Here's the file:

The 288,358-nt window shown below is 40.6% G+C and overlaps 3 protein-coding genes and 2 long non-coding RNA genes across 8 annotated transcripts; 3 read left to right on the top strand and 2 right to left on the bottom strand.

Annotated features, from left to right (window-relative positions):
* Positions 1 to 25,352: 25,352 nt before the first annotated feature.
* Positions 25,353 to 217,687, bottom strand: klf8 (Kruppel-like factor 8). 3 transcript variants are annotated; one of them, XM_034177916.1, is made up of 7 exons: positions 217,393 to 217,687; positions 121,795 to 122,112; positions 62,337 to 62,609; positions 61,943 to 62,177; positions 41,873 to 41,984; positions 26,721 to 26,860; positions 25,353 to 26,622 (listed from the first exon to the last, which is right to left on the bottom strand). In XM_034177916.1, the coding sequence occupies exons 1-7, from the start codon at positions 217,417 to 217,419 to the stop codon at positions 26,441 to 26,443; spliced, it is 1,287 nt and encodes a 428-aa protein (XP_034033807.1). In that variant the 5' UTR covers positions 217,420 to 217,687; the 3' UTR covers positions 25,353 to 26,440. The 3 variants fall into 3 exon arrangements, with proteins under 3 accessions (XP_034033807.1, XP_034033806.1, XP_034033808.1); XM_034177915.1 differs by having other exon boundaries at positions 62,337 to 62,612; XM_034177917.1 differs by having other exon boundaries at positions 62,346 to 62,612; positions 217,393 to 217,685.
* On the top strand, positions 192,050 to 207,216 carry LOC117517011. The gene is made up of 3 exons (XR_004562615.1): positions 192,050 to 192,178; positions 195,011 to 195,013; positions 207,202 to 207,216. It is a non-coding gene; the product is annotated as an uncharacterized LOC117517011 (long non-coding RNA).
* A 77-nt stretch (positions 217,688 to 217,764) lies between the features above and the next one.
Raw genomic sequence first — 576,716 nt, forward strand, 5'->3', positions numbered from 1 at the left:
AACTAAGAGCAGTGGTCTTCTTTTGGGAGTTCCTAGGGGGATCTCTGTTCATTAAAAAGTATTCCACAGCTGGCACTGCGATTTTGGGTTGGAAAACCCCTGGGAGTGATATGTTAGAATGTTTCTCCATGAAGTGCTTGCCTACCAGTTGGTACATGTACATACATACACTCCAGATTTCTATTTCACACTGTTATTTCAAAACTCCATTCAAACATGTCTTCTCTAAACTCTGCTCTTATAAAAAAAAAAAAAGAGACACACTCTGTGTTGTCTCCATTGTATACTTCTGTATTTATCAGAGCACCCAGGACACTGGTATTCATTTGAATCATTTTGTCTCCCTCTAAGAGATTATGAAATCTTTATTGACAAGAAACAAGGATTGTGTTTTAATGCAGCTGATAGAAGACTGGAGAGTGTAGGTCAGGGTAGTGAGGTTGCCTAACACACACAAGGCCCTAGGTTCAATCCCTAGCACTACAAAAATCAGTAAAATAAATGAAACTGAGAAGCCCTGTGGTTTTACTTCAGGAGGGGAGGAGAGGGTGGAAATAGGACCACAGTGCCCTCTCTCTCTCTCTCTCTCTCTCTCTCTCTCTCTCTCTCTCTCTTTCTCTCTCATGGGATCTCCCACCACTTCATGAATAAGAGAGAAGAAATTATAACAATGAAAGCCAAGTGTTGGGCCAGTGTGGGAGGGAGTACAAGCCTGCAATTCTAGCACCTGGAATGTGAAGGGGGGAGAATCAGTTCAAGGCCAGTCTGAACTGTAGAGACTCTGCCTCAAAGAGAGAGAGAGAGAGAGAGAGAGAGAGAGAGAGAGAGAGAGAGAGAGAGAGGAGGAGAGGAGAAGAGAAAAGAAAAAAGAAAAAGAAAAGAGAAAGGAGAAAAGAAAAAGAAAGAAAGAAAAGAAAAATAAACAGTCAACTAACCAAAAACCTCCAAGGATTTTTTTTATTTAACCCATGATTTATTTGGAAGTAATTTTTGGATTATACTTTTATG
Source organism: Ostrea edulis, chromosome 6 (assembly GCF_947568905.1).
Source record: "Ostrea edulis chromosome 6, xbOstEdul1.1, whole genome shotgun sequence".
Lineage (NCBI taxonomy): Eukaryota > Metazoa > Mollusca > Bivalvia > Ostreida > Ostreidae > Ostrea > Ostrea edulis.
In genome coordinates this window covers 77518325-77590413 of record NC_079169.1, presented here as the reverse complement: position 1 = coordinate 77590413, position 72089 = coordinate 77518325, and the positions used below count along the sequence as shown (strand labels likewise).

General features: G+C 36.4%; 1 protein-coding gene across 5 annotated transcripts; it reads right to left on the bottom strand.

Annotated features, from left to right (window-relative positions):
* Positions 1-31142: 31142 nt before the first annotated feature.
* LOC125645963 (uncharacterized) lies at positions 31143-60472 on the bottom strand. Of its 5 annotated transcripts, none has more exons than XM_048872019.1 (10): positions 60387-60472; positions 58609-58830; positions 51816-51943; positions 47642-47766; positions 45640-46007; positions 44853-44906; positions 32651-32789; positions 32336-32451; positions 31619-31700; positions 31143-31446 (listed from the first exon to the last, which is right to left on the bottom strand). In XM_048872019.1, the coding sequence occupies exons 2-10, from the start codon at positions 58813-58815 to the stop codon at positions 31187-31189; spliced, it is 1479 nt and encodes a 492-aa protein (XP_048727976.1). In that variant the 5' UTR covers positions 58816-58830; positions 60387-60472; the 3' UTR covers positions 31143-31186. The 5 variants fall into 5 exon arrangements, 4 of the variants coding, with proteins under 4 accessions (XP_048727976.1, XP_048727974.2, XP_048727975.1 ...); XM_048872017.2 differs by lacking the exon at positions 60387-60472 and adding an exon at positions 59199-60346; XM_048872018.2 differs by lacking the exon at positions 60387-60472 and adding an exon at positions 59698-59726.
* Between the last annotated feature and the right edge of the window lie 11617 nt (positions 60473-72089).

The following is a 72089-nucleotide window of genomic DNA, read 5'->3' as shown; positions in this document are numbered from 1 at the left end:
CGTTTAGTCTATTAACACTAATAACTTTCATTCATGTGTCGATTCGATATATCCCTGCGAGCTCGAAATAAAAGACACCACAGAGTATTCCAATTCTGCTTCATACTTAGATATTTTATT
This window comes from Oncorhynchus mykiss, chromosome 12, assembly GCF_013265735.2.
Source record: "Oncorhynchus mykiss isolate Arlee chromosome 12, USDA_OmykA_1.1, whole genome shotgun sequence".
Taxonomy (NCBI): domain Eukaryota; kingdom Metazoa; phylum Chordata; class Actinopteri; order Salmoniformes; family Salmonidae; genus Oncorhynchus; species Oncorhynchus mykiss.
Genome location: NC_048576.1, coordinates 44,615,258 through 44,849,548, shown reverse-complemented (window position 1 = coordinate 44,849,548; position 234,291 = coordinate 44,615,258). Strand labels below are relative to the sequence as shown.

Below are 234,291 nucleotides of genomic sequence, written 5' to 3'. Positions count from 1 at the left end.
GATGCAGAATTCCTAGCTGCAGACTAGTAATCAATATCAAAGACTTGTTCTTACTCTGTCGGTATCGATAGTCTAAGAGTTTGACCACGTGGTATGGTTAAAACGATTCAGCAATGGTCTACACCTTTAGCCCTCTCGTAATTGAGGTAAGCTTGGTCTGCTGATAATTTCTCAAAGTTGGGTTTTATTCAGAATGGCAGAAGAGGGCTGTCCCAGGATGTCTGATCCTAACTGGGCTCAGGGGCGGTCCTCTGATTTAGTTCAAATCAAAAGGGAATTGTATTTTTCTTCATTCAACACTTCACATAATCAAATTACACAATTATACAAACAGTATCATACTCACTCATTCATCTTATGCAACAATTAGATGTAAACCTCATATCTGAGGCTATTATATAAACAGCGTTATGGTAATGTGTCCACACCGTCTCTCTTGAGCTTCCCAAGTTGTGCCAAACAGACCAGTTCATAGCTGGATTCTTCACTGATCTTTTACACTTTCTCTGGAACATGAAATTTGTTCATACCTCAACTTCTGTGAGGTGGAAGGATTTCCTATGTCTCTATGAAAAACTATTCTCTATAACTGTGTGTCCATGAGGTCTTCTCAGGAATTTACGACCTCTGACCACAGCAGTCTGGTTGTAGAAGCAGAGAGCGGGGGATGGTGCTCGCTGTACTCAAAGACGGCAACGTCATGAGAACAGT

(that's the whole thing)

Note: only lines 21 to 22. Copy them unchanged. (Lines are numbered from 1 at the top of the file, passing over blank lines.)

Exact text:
Source record: "Oncorhynchus mykiss isolate Arlee chromosome 12, USDA_OmykA_1.1, whole genome shotgun sequence".
Taxonomy (NCBI): domain Eukaryota; kingdom Metazoa; phylum Chordata; class Actinopteri; order Salmoniformes; family Salmonidae; genus Oncorhynchus; species Oncorhynchus mykiss.